FORT MYERS, Fla. -- Picked up pieces from the first 10 days of spring training.
The Red Sox go to the White House Wednesday. They'll no doubt make up a Sox shirt for the president. Wonder what it will say. Maybe something like, "Sorry, we were only kidding when we campaigned for John Kerry in New Hampshire." We're counting on Curt Schilling to be front and center as always. Hope the prez can get a couple of words in.
Sneaking out of town with "the" baseball was one thing and Doug Mientkiewicz probably did something a lot of players would have done. But did you begin to wonder about the guy when he said, "That [Sox-Yankees rivalry] wasn't all it was cracked up to be as far as I was concerned . . . I still say the Twins-White Sox series were just as intense as that one." Twins-White Sox? Yo, Doug. Where were you last October? Did they traditionally ring the Metrodome field with police in riot gear at the end of those Twins-White Sox jousts?
Speaking of Doug's ball, Major League Baseball has its independent authenticator at Sox camp (and every camp). A young man sits in the Sox lunchroom, where there are boxes of new baseballs waiting to be signed. The authenticator notarizes each item after a player signs it.
It's going to be fun watching Pedro Martinez from afar. Here's Adam Rubin in the New York Daily News: "Martinez eventually spoke to the media, 5 hours and 38 minutes after he was scheduled to do so." . . . Days later, Rubin wrote, "When one aggressive heckler blurted, `Who's your daddy,' Martinez wasn't amused and grabbed his crotch."
Best sign in the spanking-new, fan-friendly public bathroom trailer at the Sox minor league complex: "No cleats in rest room."
Speaking of signs, the Sox continue to honor Ted Williams. His "Science of Hitting" baseball grid is still on the wall of the minor league complex locker room.
David Wells says he enjoys watching the sunset over the ocean in San Diego, waiting for the "green flash." "You see it sometimes just as the sun drops over the horizon," he said. "That last moment. It doesn't happen every time, but I've seen a lot of 'em."
Al Nipper is a Sox minor league pitching instructor, has 3-year-old twin sons, and lives in St. Louis. He attended the final two games of the World Series at Busch Stadium, sitting in the top row of the upper deck -- alongside Wilbur Smith, the former mayor of Fort Myers. Few in attendance knew Nipper started Game 4 of the 1986 World Series for the Red Sox and also pitched in Game 7.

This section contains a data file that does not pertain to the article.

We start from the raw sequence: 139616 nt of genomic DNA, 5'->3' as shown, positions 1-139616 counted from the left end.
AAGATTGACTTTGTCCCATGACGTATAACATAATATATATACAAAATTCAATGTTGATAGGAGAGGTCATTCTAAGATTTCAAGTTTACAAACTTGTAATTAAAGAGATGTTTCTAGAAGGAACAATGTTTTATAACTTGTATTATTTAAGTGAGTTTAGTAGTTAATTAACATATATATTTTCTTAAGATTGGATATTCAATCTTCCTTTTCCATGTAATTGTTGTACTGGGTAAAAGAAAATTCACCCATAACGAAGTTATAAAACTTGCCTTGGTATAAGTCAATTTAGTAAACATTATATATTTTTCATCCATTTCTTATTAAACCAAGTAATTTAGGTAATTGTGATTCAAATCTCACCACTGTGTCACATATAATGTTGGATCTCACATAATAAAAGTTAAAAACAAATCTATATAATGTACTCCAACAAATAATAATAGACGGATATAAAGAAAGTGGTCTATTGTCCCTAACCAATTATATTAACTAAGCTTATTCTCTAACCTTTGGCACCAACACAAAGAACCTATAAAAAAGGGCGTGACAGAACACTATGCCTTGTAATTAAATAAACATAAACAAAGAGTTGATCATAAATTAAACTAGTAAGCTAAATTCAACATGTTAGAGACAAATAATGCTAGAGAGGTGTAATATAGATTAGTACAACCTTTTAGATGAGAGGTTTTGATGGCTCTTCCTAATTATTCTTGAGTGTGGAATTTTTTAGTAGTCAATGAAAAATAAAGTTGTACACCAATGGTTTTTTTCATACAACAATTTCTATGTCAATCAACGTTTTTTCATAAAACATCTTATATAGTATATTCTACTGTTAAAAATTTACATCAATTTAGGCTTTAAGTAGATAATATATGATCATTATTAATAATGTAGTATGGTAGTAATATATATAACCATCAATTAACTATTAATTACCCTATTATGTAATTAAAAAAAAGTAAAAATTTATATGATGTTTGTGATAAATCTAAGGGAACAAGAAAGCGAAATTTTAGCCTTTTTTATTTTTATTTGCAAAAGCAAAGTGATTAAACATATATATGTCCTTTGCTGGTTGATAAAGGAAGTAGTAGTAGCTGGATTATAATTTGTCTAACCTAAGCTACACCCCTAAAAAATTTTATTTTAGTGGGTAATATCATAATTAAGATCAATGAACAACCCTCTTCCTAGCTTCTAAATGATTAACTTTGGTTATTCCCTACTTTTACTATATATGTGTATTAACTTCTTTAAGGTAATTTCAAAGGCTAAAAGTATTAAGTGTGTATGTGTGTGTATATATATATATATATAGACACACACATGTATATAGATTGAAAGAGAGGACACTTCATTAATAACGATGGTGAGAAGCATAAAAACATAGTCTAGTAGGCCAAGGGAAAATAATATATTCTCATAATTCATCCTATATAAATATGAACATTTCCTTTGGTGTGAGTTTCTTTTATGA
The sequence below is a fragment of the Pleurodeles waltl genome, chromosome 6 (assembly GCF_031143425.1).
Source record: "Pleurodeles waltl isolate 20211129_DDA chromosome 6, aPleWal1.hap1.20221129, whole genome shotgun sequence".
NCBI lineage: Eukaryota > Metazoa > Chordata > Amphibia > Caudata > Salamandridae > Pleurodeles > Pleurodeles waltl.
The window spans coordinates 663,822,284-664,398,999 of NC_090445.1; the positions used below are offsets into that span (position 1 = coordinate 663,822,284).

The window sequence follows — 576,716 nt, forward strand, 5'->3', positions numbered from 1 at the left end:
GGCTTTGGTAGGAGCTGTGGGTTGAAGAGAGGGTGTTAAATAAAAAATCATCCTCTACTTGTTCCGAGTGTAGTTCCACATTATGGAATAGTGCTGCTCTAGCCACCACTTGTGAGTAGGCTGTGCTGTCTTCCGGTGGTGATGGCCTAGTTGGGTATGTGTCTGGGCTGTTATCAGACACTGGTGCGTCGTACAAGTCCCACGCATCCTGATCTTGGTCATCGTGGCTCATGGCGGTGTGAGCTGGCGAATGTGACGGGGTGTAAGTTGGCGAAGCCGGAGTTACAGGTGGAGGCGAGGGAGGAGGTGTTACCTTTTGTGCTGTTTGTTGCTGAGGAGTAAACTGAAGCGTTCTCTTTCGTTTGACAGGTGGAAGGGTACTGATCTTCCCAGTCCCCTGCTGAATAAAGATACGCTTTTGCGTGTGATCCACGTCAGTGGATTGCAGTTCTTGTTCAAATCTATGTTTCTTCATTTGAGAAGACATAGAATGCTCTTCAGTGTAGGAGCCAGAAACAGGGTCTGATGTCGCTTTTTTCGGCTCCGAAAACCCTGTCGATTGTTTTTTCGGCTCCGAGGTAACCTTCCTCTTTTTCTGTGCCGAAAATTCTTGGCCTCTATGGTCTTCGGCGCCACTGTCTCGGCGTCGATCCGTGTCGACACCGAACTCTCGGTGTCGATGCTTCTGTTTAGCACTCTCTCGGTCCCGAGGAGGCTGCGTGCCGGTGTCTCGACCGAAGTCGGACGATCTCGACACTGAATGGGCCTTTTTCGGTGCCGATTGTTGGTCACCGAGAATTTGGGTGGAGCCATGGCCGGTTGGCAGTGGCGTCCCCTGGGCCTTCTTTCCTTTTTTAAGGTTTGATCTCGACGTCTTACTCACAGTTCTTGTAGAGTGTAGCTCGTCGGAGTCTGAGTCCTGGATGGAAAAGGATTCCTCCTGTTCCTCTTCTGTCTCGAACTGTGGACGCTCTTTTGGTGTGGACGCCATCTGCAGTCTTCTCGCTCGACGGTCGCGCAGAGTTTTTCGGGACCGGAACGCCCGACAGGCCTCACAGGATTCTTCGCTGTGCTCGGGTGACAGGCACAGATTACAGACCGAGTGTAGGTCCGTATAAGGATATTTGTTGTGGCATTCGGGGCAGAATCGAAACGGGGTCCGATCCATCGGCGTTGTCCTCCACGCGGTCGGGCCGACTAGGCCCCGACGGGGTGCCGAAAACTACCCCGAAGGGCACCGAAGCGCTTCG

Employees at the Yankees souvenir shop in Tampa are not allowed to comment to the media.
Barry Bonds said, "Babe Ruth ain't black, either. I'm black. Blacks, we go through a little bit more." Is that supposed to mean that Barry had it tougher growing up than the Babe? Whoa. Barry was pampered from birth, the child of a millionaire big league ballplayer. He lived in the finest homes and hotels, traveled first class, and used the best equipment. The Babe grew up over a barroom and later lived in an orphanage.
Barry on steroids: "I don't believe steroids can help you -- eye/hand coordination -- technically hit a baseball. I just don't believe it . . ." We know that, Barry. No one is saying that steroids will help a hitter put the bat squarely on the ball. We're assuming most professionals can do that. The steroids increase bat speed, which allows a hitter to wait longer before putting the bat on the ball. And naturally, upon contact, the ball goes farther.
There's a feel of McCarthyism around the steroid issue. Fans see players who look smaller this spring and wonder. They see players with big heads and they wonder. Everything is suspect now. It stinks.
While we're at it, what's up with Tony La Russa? He knew about Jose Canseco . . . and he said nothing? Not even to then-general manager Sandy Alderson, now a high-ranking MLB official? The 1989 A's, led by Jose and Mark McGwire, represent Tony's only World Series championship. His apparent involvement in the steroid coverup is alarming, given the way he has presented himself to us for all these years.
Hitting coach Ron "Papa Jack" Jackson led all Sox personnel in public appearances last year. Jason Varitek was the clubhouse leader. The Red Sox Community Report, now bigger than the old Sears catalog, will be released March 6. Sox players and alums made 520 appearances in 2004.
Spring training is for batting practice, fielding practice, bullpen sessions . . . and driver's ed? There seems to be car accidents involving baseball people every spring. Last week, Sox manager Terry Francona got into a crash in Jack E. Robinson fashion as he was talking on a cellphone. Through the years, reporters have been involved in more crashes than the ballplayers.
Tom Werner likes "Wait Till Last Year" and you may see it on a bumper sticker.
The ghost of Nomar Garciaparra reared its head in Fort Myers when veteran Sox players realigned the lockers at the minor league complex. The object was to get away from the pack of reporters coming through the door near where the veterans used to sit. Tim Wakefield, Schilling, Keith Foulke, and friends moved to the far side. Manny Ramirez stayed at the busy end.
The quest for autographs has been out of control for a long time, but there was a particularly disturbing moment at the Sox training complex when a man toted a sign that read, "Son who has cerebral palsy wants autographs please."
The best part about the first week of spring training 2005? Sox fans no longer walk around asking, "Is this going to be the year?"
Hunter Thompson, R.I.P. He was the Warren Zevon of literature. If Bill Lee still pitched for the Red Sox, he would have taken the day off Monday out of respect for Uncle Duke.
Dan Shaughnessy is a Globe columnist. His e-mail address is email@example.com.